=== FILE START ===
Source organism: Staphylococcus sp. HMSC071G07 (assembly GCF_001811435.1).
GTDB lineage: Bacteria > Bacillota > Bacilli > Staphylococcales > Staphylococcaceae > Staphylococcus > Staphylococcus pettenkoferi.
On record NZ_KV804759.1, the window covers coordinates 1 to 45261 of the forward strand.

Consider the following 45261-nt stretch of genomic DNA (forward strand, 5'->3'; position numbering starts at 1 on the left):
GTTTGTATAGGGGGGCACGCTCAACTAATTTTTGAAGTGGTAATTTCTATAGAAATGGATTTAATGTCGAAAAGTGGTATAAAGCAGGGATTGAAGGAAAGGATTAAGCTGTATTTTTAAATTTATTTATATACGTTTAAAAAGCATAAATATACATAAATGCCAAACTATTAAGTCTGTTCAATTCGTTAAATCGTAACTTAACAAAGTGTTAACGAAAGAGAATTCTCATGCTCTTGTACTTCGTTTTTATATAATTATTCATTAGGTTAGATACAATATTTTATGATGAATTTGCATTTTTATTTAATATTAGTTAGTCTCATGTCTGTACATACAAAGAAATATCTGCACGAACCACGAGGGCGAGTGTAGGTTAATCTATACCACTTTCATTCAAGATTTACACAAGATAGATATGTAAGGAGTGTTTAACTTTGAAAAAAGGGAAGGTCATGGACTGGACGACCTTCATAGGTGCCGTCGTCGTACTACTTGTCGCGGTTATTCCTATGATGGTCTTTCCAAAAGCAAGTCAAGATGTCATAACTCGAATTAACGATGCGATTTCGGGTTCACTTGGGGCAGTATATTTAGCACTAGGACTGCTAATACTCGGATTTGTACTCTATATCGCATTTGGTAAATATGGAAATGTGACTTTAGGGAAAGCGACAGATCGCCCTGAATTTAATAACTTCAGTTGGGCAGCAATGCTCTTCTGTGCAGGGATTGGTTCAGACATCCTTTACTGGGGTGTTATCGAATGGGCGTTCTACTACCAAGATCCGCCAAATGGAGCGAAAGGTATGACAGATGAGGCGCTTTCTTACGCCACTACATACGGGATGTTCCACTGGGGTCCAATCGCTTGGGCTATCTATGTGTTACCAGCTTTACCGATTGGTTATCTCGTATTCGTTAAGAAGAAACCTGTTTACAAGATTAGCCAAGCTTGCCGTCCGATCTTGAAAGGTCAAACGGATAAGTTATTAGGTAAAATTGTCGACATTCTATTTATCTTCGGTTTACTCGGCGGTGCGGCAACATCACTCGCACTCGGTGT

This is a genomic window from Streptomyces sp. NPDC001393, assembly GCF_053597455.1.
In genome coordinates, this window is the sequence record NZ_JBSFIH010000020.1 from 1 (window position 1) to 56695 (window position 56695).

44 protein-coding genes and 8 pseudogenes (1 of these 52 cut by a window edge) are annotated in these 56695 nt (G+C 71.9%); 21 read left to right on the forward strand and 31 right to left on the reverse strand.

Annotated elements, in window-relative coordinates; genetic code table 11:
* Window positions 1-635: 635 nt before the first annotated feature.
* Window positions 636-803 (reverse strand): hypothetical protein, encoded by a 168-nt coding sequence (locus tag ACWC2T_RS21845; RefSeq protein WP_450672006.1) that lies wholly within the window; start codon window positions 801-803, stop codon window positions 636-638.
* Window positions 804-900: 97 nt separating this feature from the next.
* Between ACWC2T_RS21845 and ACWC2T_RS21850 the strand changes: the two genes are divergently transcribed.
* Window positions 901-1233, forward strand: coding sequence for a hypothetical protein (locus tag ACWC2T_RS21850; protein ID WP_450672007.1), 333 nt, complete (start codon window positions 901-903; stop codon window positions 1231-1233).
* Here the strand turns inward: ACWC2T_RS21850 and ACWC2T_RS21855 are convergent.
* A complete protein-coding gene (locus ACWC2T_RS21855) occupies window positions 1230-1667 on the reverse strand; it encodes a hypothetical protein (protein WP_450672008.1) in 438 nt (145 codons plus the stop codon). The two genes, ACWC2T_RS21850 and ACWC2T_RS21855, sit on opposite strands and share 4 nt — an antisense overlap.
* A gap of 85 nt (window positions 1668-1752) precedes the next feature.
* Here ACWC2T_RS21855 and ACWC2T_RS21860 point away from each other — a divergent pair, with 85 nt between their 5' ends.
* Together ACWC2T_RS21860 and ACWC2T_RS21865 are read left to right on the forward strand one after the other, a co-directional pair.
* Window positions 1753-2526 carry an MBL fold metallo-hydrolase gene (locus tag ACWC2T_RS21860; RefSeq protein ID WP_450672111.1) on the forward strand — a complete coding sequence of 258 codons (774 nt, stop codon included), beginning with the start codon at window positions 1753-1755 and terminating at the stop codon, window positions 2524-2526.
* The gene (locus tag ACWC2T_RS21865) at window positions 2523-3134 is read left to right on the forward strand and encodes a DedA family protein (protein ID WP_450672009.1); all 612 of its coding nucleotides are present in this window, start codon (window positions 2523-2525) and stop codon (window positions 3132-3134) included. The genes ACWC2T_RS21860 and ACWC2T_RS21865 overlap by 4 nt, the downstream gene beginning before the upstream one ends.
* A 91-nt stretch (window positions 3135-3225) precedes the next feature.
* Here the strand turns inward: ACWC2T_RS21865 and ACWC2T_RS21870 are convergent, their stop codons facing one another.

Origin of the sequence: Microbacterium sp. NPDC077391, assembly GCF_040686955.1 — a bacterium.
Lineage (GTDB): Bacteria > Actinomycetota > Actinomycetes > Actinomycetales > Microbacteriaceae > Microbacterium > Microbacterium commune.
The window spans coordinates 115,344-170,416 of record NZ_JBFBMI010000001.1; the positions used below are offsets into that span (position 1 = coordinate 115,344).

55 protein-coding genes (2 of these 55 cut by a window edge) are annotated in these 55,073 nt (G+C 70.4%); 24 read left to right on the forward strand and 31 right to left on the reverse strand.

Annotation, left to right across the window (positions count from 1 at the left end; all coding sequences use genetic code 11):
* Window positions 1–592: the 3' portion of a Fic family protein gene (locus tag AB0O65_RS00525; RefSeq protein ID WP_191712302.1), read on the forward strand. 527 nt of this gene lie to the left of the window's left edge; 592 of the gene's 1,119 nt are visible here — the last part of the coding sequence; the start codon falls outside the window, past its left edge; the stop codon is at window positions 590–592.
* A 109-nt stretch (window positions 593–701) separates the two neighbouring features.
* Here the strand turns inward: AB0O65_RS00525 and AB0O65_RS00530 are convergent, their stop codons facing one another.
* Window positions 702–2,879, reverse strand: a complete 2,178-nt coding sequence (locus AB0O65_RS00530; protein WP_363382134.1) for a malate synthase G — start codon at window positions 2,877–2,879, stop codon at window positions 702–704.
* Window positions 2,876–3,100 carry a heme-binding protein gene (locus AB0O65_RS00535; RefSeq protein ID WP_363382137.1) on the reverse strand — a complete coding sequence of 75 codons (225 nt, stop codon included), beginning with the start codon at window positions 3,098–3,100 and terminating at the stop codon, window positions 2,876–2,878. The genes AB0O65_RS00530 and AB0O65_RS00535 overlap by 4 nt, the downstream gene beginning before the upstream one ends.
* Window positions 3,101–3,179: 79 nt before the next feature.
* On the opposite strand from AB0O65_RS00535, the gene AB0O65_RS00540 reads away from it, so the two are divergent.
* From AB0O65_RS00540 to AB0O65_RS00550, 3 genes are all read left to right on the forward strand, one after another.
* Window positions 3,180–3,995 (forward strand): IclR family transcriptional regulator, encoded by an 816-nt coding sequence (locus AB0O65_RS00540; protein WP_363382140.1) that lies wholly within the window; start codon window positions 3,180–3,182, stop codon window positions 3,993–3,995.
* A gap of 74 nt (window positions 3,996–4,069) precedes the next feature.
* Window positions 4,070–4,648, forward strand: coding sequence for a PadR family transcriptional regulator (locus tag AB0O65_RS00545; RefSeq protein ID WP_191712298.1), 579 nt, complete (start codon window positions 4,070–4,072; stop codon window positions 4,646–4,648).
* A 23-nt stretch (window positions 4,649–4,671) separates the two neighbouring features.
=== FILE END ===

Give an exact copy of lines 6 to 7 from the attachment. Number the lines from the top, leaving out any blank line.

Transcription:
This is a genomic window from Streptomyces sp. NPDC001393, assembly GCF_053597455.1.
In genome coordinates, this window is the sequence record NZ_JBSFIH010000020.1 from 1 (window position 1) to 56695 (window position 56695).